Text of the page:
LOL! (5.00 / 3) (#32)
    by Yman on Tue Apr 07, 2009 at 10:07:06 AM EST
    The sad part is, this was so on the money that it took me a few seconds to realize it was snark.

    The even sadder part is, there are comments just like this all over the comment boards at DU and DK.


    Yes, its brilliant - the operation was a success (5.00 / 1) (#42)
    by ding7777 on Tue Apr 07, 2009 at 11:44:39 AM EST
    but the patient died!

    a 12th dimension (none / 0) (#20)
    by TeresaInPa on Tue Apr 07, 2009 at 09:26:54 AM EST
    to his chess game?

    ROFL (none / 0) (#24)
    by andgarden on Tue Apr 07, 2009 at 09:37:16 AM EST
    Whew! (none / 0) (#33)
    by jbindc on Tue Apr 07, 2009 at 10:09:00 AM EST
    I had to read your comment a couple of times - you had me going there!

    Do you think it is possible (none / 0) (#38)
    by CST on Tue Apr 07, 2009 at 11:17:32 AM EST
    the courts will overturn it?

    Didn't Feingold say he was going to introduce legislation on FISA?  

    Is there a way to stop this?


    Yes, Feingold said in a few weeks (none / 0) (#40)
    by Cream City on Tue Apr 07, 2009 at 11:33:53 AM EST
    he would do so, according to Ben Masel here.  But that was several weeks ago.  Let's put pressure on my Senator, who may be one of our few true hopes.

    we need (none / 0) (#41)
    by CST on Tue Apr 07, 2009 at 11:43:39 AM EST
    someone to champion this cause since it clearly isn't coming from the top.

    So is this the 12th dimension to his chess game? (none / 0) (#56)
    by AX10 on Tue Apr 07, 2009 at 10:09:43 PM EST
    Or is Obama just being a run of the mill politician?

    Betrayal (5.00 / 2) (#27)
    by nellre on Tue Apr 07, 2009 at 09:44:27 AM EST
    This is the issue I care most about.

    Obama has betrayed those who voted for him. When he flip flopped on FISA it should have been a red flag warning, but some voters were enthralled, while others had their choices artificially limited, and so he got elected.

    Then he become somebody else, or simply took the sheepskin off. I have no memory of such a transformation by anybody taking public office.

    Maya Angelou says, (5.00 / 10) (#29)
    by itscookin on Tue Apr 07, 2009 at 09:53:04 AM EST
    "When people show you who they are, believe them." The FISA vote should have been enough.

    "I have no memory . . . (5.00 / 3) (#34)
    by Capt Howdy on Tue Apr 07, 2009 at 10:16:20 AM EST
    . . . memory of such a transformation by anybody taking public office."

    remember I am a compassionate conservative and a uniter not a divider?



    Nobody bought Bush (none / 0) (#59)
    by nellre on Wed Apr 08, 2009 at 06:52:26 PM EST
    His rhetoric was transparent. His history as the governor of TX was who he was. He did not turn out to be a wolf in sheeps clothing. He was a toad, through and through, all along.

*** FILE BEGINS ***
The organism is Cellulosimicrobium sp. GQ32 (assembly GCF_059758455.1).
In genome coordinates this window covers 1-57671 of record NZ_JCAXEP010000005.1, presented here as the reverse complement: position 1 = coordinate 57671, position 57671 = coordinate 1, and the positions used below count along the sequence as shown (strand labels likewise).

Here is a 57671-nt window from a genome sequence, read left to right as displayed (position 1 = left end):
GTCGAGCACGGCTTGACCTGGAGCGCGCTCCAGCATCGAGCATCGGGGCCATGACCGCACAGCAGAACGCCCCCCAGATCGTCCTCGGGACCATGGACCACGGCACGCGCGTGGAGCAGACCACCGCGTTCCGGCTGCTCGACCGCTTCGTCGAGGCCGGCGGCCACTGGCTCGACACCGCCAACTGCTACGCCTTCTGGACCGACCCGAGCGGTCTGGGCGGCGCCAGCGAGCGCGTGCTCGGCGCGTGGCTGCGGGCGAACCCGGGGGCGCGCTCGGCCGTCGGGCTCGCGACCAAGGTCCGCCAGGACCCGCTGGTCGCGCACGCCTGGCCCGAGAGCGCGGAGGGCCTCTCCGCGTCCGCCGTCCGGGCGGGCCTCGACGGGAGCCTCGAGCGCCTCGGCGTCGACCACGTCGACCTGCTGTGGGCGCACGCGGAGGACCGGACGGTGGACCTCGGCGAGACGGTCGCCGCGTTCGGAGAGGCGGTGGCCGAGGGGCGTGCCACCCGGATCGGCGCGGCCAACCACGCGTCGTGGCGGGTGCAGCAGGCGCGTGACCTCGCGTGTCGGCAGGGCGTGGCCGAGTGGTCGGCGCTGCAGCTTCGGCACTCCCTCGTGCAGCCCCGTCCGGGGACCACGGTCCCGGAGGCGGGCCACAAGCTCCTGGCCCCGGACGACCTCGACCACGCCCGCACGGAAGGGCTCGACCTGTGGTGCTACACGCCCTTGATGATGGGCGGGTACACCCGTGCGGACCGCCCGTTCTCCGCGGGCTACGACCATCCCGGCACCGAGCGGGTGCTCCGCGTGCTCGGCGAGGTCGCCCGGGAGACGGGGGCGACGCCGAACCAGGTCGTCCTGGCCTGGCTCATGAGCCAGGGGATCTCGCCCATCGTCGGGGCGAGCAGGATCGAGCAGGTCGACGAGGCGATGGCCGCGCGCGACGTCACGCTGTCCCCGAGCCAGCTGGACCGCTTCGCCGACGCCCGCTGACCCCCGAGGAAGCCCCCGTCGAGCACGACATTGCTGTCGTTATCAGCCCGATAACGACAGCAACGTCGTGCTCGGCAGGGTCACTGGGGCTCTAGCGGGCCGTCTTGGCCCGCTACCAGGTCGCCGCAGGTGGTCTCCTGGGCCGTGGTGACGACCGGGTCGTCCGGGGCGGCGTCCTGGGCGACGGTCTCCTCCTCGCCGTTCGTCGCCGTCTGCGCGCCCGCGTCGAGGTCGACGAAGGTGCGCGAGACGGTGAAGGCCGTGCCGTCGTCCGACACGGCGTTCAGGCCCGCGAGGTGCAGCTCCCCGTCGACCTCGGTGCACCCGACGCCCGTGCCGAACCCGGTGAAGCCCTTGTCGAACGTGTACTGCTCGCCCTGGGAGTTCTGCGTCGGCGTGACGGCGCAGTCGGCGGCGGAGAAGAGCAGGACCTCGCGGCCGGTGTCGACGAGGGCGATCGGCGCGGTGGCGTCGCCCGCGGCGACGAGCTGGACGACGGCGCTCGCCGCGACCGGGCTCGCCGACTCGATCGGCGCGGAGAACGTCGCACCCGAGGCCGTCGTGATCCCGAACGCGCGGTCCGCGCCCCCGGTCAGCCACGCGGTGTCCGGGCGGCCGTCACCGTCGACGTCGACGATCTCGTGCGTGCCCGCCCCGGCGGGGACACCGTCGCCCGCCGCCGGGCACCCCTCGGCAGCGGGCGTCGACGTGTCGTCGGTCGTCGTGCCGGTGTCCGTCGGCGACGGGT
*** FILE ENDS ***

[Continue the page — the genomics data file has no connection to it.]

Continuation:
I'm having a really hard time (5.00 / 3) (#30)
    by joanneleon on Tue Apr 07, 2009 at 09:53:15 AM EST
    resolving the Obama I see and hear with the Obama decisions I read about.  Since he never addresses these particular issues straight up, in public, it makes it even harder to resolve.

    I don't see a guy who is insincere.  So why is he making or going along with all of these legal decisions and fiscal policies/tactics?

    The only think I can come up with is something I saw early in the primaries.  From my view, there are three main problems: Obama is a big picture person; Obama trusts the wrong people to deal with policy details; Obama does not have his priorities straight.

    I believe the the president is focusing more on the big and more idealistic issues rather than the pressing details of the crisis at home, just like he did during his pre-convention primary.  I think he is relying on the people who believes he can trust, and they are not trustworthy.

    You know what?  I don't know.  I can't resolve it.  I can make these types of arguments on healthcare and economics, but it all falls flat when it comes down to legal and constitutional issues.  The man is supposed to be a constitutional scholar and he's doing everything he said he wouldn't do, and violating some deep and critical tenets that he claimed to hold sacred.  Every time my trust in Pres. Obama begins to solidify, something like this happens to shatter it again.  

    Another reason as to why I was for Hillary. (5.00 / 1) (#57)
    by AX10 on Tue Apr 07, 2009 at 10:13:25 PM EST
    She understood the crisis at hand and like Bill, was going to be personally involved in the decision making process.  Obama, like Bush II, and Reagan believe in delegating this responsibility.  I do not.  Timothy Geithner is going to be Obama's Rumsfeld and Tim is going to drive the country (and the world) over a cliff (if not done already)

    I have never cared for delegation of power and have seen it end up in disaster time and time over.


    Don't believe your lying ears and eyes! (none / 0) (#47)
    by mexboy on Tue Apr 07, 2009 at 12:49:05 PM EST
    The man is a saint and his actions are definitely about the big picture, which you are too small to wrap your brain around.
    Just trust him!

    He needs to be asked the question, (5.00 / 7) (#36)
    by Anne on Tue Apr 07, 2009 at 10:26:19 AM EST
    have his earlier statements read/shown to him, and asked why he is not just going back on his promises, but actually expanding the egregious policies and justifications of the Bush administration.

    And yes, the FISA vote should have been a wake-up call for a lot of people; there should never have been an attempt to cast it as something benevolent or strategic.  His promise to "fix it later" should have been seen as being right up there with "the check is in the mail" and other obvious lies - because clearly it was one.